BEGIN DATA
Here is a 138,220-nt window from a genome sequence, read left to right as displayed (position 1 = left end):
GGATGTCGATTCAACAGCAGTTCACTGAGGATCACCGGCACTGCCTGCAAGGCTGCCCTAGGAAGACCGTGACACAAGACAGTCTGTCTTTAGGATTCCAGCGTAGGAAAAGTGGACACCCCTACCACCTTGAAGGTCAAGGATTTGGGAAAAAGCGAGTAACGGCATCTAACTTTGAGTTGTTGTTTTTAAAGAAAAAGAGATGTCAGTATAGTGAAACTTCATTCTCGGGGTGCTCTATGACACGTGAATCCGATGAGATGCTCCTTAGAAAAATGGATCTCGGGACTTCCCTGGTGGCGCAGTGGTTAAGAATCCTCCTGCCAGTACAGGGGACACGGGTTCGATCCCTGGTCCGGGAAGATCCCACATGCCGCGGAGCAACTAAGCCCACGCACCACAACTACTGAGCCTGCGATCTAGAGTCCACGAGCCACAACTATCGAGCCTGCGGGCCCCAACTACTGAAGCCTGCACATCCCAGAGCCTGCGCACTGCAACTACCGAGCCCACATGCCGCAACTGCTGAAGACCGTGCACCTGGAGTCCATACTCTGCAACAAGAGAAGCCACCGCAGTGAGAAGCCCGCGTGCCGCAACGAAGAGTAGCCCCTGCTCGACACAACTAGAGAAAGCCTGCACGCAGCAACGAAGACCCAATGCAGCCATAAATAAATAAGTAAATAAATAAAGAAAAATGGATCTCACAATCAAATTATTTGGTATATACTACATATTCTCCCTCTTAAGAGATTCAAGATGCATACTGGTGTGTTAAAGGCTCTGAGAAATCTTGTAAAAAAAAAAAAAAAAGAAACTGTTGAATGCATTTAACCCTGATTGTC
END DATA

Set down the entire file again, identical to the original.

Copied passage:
Here is a 138,220-nt window from a genome sequence, read left to right as displayed (position 1 = left end):
GGATGTCGATTCAACAGCAGTTCACTGAGGATCACCGGCACTGCCTGCAAGGCTGCCCTAGGAAGACCGTGACACAAGACAGTCTGTCTTTAGGATTCCAGCGTAGGAAAAGTGGACACCCCTACCACCTTGAAGGTCAAGGATTTGGGAAAAAGCGAGTAACGGCATCTAACTTTGAGTTGTTGTTTTTAAAGAAAAAGAGATGTCAGTATAGTGAAACTTCATTCTCGGGGTGCTCTATGACACGTGAATCCGATGAGATGCTCCTTAGAAAAATGGATCTCGGGACTTCCCTGGTGGCGCAGTGGTTAAGAATCCTCCTGCCAGTACAGGGGACACGGGTTCGATCCCTGGTCCGGGAAGATCCCACATGCCGCGGAGCAACTAAGCCCACGCACCACAACTACTGAGCCTGCGATCTAGAGTCCACGAGCCACAACTATCGAGCCTGCGGGCCCCAACTACTGAAGCCTGCACATCCCAGAGCCTGCGCACTGCAACTACCGAGCCCACATGCCGCAACTGCTGAAGACCGTGCACCTGGAGTCCATACTCTGCAACAAGAGAAGCCACCGCAGTGAGAAGCCCGCGTGCCGCAACGAAGAGTAGCCCCTGCTCGACACAACTAGAGAAAGCCTGCACGCAGCAACGAAGACCCAATGCAGCCATAAATAAATAAGTAAATAAATAAAGAAAAATGGATCTCACAATCAAATTATTTGGTATATACTACATATTCTCCCTCTTAAGAGATTCAAGATGCATACTGGTGTGTTAAAGGCTCTGAGAAATCTTGTAAAAAAAAAAAAAAAAGAAACTGTTGAATGCATTTAACCCTGATTGTC